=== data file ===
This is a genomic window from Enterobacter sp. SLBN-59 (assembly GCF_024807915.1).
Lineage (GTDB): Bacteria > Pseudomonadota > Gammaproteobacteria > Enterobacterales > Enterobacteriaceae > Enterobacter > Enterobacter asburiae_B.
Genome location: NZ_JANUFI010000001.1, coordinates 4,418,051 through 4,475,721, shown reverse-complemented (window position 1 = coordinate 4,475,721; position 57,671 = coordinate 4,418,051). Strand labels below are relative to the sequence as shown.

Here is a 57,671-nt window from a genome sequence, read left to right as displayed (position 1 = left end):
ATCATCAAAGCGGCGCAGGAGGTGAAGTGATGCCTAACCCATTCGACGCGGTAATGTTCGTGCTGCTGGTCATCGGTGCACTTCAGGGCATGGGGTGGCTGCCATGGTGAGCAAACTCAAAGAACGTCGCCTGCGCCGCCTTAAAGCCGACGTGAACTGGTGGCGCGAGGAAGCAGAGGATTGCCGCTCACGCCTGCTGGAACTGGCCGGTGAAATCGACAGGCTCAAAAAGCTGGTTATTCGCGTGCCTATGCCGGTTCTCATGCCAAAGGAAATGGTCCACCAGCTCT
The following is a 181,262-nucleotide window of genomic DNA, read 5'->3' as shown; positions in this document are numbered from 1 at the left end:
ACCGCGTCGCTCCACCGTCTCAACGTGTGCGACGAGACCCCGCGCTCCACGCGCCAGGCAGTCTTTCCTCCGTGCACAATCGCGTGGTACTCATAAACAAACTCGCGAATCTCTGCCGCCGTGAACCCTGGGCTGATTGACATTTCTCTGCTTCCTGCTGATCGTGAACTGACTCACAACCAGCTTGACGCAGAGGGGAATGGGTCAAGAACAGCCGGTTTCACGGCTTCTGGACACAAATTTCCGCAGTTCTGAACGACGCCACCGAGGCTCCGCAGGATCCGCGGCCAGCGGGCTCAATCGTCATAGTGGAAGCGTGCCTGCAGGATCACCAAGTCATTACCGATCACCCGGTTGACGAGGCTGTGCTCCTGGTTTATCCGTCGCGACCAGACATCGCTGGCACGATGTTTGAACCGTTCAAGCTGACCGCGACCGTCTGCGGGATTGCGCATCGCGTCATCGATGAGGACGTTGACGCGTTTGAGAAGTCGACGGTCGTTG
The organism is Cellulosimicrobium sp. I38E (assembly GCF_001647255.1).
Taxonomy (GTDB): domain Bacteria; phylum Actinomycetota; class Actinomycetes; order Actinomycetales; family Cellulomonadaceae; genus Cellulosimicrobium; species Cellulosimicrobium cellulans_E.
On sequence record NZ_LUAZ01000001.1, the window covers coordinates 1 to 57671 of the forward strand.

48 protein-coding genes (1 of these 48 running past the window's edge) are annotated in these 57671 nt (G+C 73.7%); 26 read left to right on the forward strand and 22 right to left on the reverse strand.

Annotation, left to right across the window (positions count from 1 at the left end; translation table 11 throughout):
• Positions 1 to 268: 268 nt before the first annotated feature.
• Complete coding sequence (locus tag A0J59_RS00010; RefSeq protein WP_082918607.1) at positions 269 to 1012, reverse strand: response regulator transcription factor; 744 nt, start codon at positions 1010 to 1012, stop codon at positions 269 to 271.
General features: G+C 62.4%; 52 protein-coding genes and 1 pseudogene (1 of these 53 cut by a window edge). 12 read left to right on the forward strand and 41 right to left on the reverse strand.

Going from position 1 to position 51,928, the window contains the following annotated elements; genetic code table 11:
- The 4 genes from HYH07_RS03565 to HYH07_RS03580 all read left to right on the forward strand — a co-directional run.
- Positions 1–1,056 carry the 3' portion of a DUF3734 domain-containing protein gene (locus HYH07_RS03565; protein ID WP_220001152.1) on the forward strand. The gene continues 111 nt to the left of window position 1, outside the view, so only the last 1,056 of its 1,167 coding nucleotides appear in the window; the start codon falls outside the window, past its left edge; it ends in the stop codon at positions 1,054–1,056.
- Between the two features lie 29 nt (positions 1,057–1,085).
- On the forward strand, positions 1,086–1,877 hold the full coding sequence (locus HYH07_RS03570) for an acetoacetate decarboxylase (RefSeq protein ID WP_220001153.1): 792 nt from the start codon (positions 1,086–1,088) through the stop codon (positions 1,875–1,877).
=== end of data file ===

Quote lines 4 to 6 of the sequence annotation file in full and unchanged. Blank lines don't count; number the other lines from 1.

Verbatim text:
Here is a 57,671-nt window from a genome sequence, read left to right as displayed (position 1 = left end):
ATCATCAAAGCGGCGCAGGAGGTGAAGTGATGCCTAACCCATTCGACGCGGTAATGTTCGTGCTGCTGGTCATCGGTGCACTTCAGGGCATGGGGTGGCTGCCATGGTGAGCAAACTCAAAGAACGTCGCCTGCGCCGCCTTAAAGCCGACGTGAACTGGTGGCGCGAGGAAGCAGAGGATTGCCGCTCACGCCTGCTGGAACTGGCCGGTGAAATCGACAGGCTCAAAAAGCTGGTTATTCGCGTGCCTATGCCGGTTCTCATGCCAAAGGAAATGGTCCACCAGCTCT
The following is a 181,262-nucleotide window of genomic DNA, read 5'->3' as shown; positions in this document are numbered from 1 at the left end: